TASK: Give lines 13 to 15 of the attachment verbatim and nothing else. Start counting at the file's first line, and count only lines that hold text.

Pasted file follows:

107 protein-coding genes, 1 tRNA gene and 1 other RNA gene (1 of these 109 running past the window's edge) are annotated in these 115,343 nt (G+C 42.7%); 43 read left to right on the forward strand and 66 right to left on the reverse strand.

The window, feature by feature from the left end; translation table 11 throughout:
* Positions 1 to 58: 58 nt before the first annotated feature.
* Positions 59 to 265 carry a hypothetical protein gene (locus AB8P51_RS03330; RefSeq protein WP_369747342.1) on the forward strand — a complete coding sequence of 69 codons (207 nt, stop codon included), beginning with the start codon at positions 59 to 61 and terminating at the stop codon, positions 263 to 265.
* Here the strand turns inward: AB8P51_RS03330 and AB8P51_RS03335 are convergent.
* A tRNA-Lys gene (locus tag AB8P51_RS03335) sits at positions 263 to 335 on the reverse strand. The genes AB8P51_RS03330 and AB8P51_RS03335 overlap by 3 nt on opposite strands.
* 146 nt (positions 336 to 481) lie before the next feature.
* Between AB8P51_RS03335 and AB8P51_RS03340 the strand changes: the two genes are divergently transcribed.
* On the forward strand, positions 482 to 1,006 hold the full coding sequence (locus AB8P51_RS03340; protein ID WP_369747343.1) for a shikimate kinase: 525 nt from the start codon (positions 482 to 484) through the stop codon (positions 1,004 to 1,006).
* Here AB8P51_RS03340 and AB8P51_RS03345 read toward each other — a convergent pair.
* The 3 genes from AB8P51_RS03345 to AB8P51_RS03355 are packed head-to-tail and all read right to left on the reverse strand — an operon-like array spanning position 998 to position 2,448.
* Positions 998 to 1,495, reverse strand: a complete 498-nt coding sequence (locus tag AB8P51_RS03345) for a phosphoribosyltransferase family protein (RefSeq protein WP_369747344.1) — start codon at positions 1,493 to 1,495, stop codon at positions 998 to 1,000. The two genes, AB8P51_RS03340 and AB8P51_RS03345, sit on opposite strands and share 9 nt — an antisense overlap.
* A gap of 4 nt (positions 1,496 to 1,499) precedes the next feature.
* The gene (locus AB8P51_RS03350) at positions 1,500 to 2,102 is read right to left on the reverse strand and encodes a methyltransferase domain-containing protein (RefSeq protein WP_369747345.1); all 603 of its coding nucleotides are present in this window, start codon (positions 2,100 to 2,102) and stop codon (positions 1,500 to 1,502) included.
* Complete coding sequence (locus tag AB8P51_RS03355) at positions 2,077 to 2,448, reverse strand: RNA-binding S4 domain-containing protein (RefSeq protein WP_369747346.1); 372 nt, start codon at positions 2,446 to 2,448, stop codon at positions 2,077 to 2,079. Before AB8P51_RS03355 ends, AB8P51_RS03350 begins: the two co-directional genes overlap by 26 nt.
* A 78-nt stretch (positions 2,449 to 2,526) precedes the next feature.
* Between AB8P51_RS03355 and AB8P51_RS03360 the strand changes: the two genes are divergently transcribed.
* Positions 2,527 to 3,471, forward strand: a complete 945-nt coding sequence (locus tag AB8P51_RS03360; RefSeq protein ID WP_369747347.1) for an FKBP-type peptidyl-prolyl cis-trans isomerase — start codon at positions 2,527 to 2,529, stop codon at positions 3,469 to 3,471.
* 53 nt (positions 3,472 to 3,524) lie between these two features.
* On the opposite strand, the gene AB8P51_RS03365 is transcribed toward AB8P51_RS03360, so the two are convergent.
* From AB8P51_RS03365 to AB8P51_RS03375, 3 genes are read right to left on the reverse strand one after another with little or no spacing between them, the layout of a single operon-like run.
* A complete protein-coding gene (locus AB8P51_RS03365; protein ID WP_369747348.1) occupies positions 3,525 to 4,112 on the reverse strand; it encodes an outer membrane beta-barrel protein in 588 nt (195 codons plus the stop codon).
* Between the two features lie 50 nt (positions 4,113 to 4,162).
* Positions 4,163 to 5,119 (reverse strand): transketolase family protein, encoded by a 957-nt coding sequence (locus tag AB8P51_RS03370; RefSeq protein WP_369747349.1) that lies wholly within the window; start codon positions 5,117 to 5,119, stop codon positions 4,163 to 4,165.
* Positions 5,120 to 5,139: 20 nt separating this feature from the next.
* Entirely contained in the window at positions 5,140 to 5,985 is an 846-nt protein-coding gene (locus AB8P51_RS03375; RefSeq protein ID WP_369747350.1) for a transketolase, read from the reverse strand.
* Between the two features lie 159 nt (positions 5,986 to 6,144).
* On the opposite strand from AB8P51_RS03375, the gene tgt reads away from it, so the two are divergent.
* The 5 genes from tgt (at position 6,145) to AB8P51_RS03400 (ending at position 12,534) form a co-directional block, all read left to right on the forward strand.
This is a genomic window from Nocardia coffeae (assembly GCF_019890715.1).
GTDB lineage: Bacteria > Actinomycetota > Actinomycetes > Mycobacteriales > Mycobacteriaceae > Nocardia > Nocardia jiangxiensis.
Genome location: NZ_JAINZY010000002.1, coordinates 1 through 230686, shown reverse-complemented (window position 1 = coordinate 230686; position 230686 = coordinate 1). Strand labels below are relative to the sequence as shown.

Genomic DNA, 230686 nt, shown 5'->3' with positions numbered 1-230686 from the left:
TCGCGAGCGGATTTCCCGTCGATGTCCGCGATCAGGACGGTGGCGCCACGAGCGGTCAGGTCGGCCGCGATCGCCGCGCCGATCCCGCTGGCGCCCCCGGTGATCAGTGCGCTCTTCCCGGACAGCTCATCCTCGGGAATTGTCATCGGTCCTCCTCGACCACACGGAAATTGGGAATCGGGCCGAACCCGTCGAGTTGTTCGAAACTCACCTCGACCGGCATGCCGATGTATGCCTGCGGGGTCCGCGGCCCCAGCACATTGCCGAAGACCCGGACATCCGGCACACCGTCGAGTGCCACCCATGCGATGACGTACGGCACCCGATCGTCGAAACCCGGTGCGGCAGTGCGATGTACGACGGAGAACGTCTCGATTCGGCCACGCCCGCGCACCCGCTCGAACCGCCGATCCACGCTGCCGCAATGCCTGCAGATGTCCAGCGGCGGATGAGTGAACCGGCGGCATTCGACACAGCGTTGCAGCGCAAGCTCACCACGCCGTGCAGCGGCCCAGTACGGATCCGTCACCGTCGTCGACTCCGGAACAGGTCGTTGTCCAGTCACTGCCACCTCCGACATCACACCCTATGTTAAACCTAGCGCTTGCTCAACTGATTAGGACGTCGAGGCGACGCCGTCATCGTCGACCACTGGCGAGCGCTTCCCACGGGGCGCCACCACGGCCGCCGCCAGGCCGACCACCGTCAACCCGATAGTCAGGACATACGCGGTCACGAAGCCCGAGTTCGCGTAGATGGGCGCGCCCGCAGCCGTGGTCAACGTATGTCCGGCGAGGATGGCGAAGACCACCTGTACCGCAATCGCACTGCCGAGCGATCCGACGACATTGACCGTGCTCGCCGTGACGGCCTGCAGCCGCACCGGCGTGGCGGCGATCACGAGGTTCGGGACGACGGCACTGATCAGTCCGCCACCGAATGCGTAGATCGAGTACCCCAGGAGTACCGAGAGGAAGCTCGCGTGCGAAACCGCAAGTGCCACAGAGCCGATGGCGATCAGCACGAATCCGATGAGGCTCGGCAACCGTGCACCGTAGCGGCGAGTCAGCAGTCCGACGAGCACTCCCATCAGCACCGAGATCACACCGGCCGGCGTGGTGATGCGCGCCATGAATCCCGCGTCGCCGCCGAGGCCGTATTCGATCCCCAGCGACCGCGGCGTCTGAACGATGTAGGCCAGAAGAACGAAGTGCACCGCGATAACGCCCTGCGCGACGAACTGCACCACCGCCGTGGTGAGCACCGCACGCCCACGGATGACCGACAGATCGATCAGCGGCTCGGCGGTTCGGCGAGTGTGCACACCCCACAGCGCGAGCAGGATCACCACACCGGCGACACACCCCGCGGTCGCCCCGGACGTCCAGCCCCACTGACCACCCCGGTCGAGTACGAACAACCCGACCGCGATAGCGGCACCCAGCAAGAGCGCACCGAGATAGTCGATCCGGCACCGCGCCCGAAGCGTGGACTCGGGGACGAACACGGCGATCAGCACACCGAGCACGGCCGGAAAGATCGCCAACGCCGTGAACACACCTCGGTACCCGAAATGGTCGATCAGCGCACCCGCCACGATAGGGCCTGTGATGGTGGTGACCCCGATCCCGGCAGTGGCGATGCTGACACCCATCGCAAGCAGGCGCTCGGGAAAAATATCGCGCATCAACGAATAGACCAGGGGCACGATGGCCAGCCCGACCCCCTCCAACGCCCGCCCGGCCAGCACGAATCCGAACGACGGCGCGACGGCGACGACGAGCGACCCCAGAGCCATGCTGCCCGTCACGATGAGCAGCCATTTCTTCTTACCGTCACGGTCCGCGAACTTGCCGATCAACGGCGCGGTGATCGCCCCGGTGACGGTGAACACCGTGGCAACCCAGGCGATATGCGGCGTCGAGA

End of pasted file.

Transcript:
* A gap of 4 nt (positions 1,496 to 1,499) precedes the next feature.
* The gene (locus AB8P51_RS03350) at positions 1,500 to 2,102 is read right to left on the reverse strand and encodes a methyltransferase domain-containing protein (RefSeq protein WP_369747345.1); all 603 of its coding nucleotides are present in this window, start codon (positions 2,100 to 2,102) and stop codon (positions 1,500 to 1,502) included.
* Complete coding sequence (locus tag AB8P51_RS03355) at positions 2,077 to 2,448, reverse strand: RNA-binding S4 domain-containing protein (RefSeq protein WP_369747346.1); 372 nt, start codon at positions 2,446 to 2,448, stop codon at positions 2,077 to 2,079. Before AB8P51_RS03355 ends, AB8P51_RS03350 begins: the two co-directional genes overlap by 26 nt.